Q: What does your wife think of being married to one of the cheapest men in America?
A: With all due respect, I’m deeply offended by your question. I’m the Cheapest Man in America, not one of several equals. Matt Lauer even said so! If you don’t believe him, then, fine, just ask my pooooor wife, Denise. She should know. After all, we’ve been married twenty-four years, or, as Denise says, "Nearly three and half wonderful years." Not all at once, mind you. In all seriousness, Denise is a good sport to put up with me and my out-of-control frugal libido. That’s why I dedicated my book to her, even though she hasn’t read it yet. Yep, I’m still waiting for her to cough up the $12.95, just like everyone else. Sorry honey, you gotta buy a ticket to see the show, even if it’s dedicated to you.

Q: So what does it really mean to be a "cheapskate"?
A: All kidding asideand as you may have guessed by now there’s a lot of it in my bookmy real message is that we spend and consume too much. The fact is that our current consumer culture in the U.S. and some other developed countries is both unsustainable to the Earth and, frankly, unfair to all the other people on the planet. Wow, I know, that’s a serious, even painful message to hear, and that’s why I wanted to deliver it with a laugh track. But ultimately the cheapskate philosophy behind what I’m saying is an optimistic, uplifting one. You see, not only is spending and consuming so muchas we currently dounsustainable and unfair, but in the end it’s also unsatisfying and unnecessary for leading a full, happy life. My book is about two things: how to find the best value in things, and, more importantly, how to value the best things in life, which often come without a price tag. Its true message is that you can have it all, but only if you’re willing to not pay the price.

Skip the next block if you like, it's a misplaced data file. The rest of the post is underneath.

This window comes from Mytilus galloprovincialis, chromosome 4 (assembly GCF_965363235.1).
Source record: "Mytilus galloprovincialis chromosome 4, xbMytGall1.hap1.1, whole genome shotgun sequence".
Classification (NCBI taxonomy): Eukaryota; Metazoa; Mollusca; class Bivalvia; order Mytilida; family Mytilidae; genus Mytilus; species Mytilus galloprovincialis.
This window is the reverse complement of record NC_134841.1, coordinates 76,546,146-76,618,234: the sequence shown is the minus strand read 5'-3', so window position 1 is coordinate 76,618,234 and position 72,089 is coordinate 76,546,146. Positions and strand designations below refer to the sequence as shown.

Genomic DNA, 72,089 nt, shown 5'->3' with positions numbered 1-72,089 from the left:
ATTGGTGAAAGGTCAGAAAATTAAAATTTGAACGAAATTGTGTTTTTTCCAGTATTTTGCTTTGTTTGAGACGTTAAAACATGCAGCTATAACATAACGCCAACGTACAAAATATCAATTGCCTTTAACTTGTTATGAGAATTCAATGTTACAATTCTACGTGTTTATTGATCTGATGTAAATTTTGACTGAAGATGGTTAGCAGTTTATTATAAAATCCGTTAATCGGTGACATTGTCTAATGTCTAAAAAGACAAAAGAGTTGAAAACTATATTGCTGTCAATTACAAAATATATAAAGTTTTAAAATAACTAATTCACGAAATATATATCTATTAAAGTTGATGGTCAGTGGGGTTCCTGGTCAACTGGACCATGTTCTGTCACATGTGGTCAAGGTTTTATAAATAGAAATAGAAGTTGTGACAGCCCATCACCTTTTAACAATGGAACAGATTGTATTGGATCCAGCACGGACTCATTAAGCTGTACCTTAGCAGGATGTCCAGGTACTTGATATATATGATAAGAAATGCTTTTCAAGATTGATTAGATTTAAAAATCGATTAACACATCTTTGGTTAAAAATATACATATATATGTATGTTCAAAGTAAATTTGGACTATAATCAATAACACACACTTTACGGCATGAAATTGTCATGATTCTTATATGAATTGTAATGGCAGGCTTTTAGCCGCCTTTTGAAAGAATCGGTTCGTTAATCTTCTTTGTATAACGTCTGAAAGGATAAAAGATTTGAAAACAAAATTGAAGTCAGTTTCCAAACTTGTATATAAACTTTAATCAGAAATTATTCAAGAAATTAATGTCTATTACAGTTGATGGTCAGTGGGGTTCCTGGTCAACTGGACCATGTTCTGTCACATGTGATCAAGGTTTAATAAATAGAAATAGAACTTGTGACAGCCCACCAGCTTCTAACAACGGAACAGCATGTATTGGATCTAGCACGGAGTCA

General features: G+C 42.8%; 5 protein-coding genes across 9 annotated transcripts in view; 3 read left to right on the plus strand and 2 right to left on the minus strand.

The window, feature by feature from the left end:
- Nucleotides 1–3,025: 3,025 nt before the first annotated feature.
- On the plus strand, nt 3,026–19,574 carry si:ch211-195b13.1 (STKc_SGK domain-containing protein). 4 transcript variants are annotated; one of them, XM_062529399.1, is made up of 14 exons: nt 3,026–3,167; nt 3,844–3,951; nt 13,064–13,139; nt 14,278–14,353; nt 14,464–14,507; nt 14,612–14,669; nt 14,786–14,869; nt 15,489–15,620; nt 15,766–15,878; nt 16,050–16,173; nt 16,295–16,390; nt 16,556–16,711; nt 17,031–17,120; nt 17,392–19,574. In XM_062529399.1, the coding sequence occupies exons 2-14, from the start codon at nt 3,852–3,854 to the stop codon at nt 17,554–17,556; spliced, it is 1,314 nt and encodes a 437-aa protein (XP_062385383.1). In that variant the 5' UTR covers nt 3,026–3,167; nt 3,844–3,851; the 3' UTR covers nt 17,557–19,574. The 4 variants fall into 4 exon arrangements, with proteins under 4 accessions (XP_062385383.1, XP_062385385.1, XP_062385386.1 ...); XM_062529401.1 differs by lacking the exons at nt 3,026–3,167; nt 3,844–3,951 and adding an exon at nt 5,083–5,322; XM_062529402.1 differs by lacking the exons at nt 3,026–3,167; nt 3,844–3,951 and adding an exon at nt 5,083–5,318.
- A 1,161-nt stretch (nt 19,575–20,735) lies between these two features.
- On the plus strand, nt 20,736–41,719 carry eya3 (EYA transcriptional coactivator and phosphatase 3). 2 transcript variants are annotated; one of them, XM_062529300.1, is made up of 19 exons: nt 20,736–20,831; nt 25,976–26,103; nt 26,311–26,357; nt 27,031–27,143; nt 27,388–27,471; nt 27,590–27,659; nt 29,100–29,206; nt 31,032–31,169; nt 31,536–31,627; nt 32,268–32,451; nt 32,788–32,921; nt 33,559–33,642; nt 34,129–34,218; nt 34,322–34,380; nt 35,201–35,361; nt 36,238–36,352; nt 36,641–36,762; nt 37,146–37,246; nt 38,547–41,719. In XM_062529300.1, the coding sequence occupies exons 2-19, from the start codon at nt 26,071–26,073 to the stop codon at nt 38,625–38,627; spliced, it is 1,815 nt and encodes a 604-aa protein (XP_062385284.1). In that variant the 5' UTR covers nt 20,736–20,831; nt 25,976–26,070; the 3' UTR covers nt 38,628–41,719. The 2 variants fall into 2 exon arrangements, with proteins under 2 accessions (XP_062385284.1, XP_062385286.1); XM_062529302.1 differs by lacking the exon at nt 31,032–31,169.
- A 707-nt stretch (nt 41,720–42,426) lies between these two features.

Q. Can you be a cheapskate and still be fashion-forward?
A: Funny you ask, because I’ve noticed that being cheapspending and consuming wisely, for maximum life enjoymentis becoming the new cool (or would that be the new black?). You can’t embrace the green movement, as so many Americans are rushing to do today, without also accepting that it probably means you need to consume less in your own life. The good news is that being more of a cheapskate, as I define it, isn’t about sacrificeit’s really about choices. It’s about setting out to amass a quality of life, instead of just a quantity of stuff. It’s about the fact that you may very well already have everything you really need or truly want in life, if you’ll just slow down along the Road to Riches to realize it.

 

Q: What twist of fate helped you become a cheapskate?

A: I think you’re referring to the bizarre story I tell in the book about how I first ended up on the Today Show, which branded me the "Ultimate Cheapskate" and launched my writing career, all as a result of losing a "Penny Pincher Contest" sponsored by finance columnist Michelle Singletary. Now keep in mind that Singletary was offering a $50 top prize so I was plenty psychedand I’m still plenty miffed that she shafted me on the cashola, but she did tell the Today Show that I was at least the funniest cheapskate in America. And, of course, long before I became a frugal celebrity, the miser gene has run in my family. I’m the latest in a long line of tight-knit tightwads. The Yeager family crest even bears the inscription Spartica Homo Erectus, Latin for "Cheapskate Who Stands Erect."